On the profit-loss side there is indeed no real stability risk, given the observable surrender discounts. However, problems can arise on the liquidity side. In theory, what we know as “bank run” is also possible in the insurance sector. In particular against the background of the low and negative interest rate environment, it is not inconceivable that some life insurers get into financial distress and, thus, customers lose trust in a single company or even in the industry as a whole. Another scenario would be rising interest rates after a period of very low rates. This might induce a large number of customers who hold policies with very low guaranteed investment returns to surrender because they would get better conditions elsewhere. As a mass behavior this could evoke a liquidity problem for life insurers – and not only for them. If insurers had to sell assets in a “fire sale” situation, this could cause a downward spiral for asset prices and thus affect financial markets as a whole and even the economy beyond.

Can insurance companies design their contracts in a way that would help to lower surrender rates?

A general idea to overcome the problems that arise with either very low or rising interest rates would be to generally decrease the guaranteed return rates. This may sound paradoxical but it would make all parties better off. The insurers could easily fulfil their commitments so that solvency risk would go down; the insurers would need less equity capital to back the guarantees. Thus, equity capital is set free to back riskier and, in the long run, more profitable investments. As a consequence, policyholders would benefit from higher surplus participation. The drawback however is that you cannot swap existing contracts. The change can only come into effect with new contracts. This implies that, for a very long time, companies have to continue to suffer from the sins of the past…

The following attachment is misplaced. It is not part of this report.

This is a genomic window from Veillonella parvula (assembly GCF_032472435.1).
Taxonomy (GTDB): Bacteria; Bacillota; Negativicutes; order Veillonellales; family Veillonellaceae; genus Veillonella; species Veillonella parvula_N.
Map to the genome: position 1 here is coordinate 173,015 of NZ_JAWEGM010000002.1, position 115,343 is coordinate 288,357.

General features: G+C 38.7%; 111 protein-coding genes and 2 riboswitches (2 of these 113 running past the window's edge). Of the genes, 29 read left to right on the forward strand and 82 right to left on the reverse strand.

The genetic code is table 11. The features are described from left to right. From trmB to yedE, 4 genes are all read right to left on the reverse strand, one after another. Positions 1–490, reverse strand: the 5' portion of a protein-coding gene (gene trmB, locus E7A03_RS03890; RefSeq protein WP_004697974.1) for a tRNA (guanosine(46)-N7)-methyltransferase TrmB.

…which are especially painful given the current situation of negative interest rates.

True. All insurers are currently searching for yield which they mainly try to find in long-term assets, for instance infrastructure investments. This brings us back to the question of an optimal investment strategy for insurers: how many long-term – but illiquid – assets can they hold to get the desired returns while, at the same time, disposing of sufficient liquidity to satisfy policy surrenders? With our project we aim to address this problem by giving more concrete information with respect to the long-term development of surrender-rates and the ensuing costs and benefits for the parties involved.

What is the regulator’s approach to this problem?

Insurance regulation faces a tradeoff. In terms of consumer protection, we observe the tendency to allow customers to surrender their policies whenever they like and grant them considerable surrender values. While this is certainly important when you think of these unforeseeable situations in life when cash is urgently needed, people often neglect that, by protecting customers who surrender, you harm those who stick to their contracts for old age provision. They forgo the illiquidity premiums that could be collected if insurers were able to follow a long-term investment strategy.

Is a life insurance policy still an investment vehicle that people should consider?

For sure. There is no other possibility to hedge longevity risk – the risk of out-living your money – as well as mortality risk when you think of term life insurances. I suppose that, in the long run, life insurers will concentrate on these two core parts of their business.